While China is not an enemy but a friend, they are not on our side, frankly speaking. Their communist regime and Chinese people should also be distinguished. The Chinese Communist Party has been developing through battles against Japan in their history. We must never forget that DNA of antagonism and antipathy against Japan unfortunately underlie the body of the party. Particularly, now that the people have ceased to embrace Marxism-Leninism, Maoism, and socialism, the only foundation for maintaining the regime is nationalism or patriotism. For that purpose, the party have exaggerated their achievement during the war against Japan and conducted anti-Japan education excessively emphasizing cruelty of the then Japanese troops. Governing the nation by means of hatred instead of affection, the regime would be under the Sword of Damocles.

Responses from Japanese enterprises

On the other hand, because both Japan and China cannot move to other geographic locations, the Japanese and Chinese nations have no other choices but striving for building eternal friendship and peace. Since Japan has invaded and brought tremendous mischief to China in the past, we have to be more careful about the friendship between the nations. At the same time, we must understand that the wish for punishing Japan and the historical tradition of anti-foreign sentiment remain deeply embedded in the mind of Chinese people. These stemmed from traces of victim mentality and envy held by the proud nation with long history and culture that has been oppressed by western powers and Japan. The viewpoint of cross-cultural exchange should be taken instead of the empty prayer of the Japan-China Friendship.

It is during the time of tension that we must adhere to a one-level higher perspective that establishment of mutual understanding, cooperation and trust should be on the mainstream and confrontation and disgust on branches for the Japan-China relationship.

Below I will list three points of practical responses that should be kept in mind by Japanese enterprises engaging in business with China:

  1. Avoid discussing territorial issues with Chinese, because it would necessarily end up with emotional argument. Tell them straightforward, however, the fact that China began claiming to the islands only after the discovery of oil resources in the East China Sea, and persuade them to recognize diversity in opinions among different people as well as necessity of respecting and listening to others' opinions.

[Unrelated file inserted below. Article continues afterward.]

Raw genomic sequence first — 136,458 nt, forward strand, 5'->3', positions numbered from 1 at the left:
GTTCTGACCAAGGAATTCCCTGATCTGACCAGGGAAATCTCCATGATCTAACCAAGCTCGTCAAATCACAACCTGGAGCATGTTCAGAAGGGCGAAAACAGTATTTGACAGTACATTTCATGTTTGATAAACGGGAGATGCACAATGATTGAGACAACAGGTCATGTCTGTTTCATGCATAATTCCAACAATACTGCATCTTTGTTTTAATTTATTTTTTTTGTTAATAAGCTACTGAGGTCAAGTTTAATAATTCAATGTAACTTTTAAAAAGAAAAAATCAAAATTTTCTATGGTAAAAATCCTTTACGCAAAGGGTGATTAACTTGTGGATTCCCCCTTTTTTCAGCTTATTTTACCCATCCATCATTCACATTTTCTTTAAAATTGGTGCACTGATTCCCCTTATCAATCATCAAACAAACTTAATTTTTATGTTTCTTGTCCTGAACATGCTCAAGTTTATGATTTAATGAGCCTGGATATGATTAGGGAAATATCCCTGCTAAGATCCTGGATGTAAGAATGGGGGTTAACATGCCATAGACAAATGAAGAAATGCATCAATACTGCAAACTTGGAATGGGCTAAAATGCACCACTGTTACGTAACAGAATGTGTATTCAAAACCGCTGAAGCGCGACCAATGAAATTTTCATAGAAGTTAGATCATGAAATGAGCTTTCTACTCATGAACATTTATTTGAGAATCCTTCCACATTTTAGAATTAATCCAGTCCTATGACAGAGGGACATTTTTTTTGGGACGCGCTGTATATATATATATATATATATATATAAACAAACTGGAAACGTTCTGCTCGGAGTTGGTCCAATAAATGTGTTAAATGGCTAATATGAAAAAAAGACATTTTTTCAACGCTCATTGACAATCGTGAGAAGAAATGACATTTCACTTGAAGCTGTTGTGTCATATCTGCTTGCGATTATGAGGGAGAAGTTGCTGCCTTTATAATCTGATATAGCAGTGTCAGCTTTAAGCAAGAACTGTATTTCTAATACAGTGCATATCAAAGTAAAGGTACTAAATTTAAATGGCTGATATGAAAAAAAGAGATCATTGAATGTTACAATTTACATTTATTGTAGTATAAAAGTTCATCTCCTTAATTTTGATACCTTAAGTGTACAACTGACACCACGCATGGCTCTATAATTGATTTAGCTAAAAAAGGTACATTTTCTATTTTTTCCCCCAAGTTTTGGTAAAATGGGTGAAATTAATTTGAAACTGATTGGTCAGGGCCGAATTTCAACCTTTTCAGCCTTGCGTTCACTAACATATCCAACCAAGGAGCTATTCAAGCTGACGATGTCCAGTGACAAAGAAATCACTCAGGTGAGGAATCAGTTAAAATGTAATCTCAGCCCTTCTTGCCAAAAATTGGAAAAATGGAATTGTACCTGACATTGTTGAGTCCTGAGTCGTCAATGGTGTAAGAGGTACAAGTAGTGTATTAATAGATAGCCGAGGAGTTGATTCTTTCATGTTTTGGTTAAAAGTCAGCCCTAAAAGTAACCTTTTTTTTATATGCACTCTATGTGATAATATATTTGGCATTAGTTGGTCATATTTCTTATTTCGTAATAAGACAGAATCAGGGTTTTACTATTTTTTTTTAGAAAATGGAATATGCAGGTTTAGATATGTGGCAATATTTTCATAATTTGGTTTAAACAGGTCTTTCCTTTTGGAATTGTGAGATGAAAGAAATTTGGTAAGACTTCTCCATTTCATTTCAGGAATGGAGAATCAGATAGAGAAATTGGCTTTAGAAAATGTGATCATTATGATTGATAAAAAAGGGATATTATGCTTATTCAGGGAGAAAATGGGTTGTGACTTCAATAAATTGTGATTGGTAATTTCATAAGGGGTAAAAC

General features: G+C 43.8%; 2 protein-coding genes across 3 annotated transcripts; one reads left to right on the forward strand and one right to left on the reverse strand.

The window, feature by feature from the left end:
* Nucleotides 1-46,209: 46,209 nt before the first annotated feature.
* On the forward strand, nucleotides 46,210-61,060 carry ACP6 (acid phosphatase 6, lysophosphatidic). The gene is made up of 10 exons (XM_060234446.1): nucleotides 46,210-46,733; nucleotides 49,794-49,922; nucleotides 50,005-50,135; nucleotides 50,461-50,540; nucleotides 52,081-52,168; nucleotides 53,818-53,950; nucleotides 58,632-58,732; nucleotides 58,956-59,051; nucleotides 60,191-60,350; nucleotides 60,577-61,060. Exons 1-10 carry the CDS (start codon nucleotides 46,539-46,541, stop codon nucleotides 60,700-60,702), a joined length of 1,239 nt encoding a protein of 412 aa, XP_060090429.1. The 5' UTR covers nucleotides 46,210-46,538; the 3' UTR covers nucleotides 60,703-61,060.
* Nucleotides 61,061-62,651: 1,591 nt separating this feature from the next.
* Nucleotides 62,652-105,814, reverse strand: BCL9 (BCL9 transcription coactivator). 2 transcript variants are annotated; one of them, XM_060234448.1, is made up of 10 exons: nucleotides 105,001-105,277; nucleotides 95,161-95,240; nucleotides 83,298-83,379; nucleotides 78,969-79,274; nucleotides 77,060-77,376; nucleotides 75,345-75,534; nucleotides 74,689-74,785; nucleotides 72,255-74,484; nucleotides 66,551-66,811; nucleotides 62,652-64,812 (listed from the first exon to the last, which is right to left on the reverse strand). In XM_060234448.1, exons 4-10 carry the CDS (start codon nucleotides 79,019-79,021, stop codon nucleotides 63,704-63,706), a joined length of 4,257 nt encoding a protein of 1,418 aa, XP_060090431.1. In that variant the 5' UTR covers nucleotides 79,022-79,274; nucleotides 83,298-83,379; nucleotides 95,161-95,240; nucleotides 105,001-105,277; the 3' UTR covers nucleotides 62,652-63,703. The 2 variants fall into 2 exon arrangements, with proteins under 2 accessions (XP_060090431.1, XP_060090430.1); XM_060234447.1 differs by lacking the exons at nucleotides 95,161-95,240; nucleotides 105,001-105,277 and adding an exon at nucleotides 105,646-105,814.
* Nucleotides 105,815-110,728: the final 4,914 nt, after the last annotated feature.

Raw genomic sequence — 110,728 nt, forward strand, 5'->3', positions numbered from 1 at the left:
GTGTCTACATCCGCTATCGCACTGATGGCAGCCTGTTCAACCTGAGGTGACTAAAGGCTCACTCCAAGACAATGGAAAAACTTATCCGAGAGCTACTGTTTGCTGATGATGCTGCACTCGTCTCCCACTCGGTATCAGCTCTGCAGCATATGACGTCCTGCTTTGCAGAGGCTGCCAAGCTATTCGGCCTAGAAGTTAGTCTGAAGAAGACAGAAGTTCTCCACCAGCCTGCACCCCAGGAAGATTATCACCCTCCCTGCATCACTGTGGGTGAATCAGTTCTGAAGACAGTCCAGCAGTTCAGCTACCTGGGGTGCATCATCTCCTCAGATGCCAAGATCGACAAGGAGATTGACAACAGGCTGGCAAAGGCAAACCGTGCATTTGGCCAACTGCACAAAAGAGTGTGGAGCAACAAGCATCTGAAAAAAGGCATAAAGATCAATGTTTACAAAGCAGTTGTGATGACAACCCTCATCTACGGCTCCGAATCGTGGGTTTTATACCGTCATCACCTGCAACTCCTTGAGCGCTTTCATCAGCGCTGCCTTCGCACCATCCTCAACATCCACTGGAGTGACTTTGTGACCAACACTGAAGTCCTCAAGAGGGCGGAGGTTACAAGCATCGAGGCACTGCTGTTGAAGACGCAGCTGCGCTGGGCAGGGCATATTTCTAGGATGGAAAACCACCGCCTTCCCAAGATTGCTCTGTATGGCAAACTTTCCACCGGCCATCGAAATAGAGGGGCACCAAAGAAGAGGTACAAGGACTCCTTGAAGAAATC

2. Oppose ultranationalistic behavior such as bullying Chinese individuals and throwing stones at shops run by Chinese. Threatening letters or dangerous objects sent to the Chinese embassy should be denounced.
  3. In order to prevent Chinese employees of Japanese companies in China from feeling guilty, tell them that those companies are always making efforts for the development of China and better life of Chinese people.
Kenji Hattori
Professor of Investment and Business Management in China, Chinese Industries and Markets, and the Asian Economy, Graduate School of Strategic Management, Chuo University
Professor Hattori graduated from the Department of Chinese Language at Osaka University of Foreign Studies in 1972 and received his M.A. degree from the University of Southern California. He worked for the Japan-China Economic Association from 1979 and was the head of the Beijing office for JCIPO. Later, he became a Professor for the Faculty of Modern Chinese Studies at Aichi University in 2001; and a visiting fellow for the Weatherhead East Asian Institute at Columbia University before assuming the current position of a Professor for the Graduate School of Strategic Management (the Business School) at Chuo University in 2008. Based on experience of working in Beijing for eleven years in total, he advocates the Four-Gen principle - Genchi (actual location-oriented), Genba (field-oriented), Genbutsu (actual things-oriented), and Genjin (actual person-oriented) - and teaches strategies for investment in China, market analysis of Chinese industries, etc. Professor Hattori's recent publications include The Track of Industrialization in Asia [Ajia Kogyoka no Kiseki] and The Japan-China Relations in the Era of Asia [Ajia Jidai no Nicchu Kankei] (co-authored).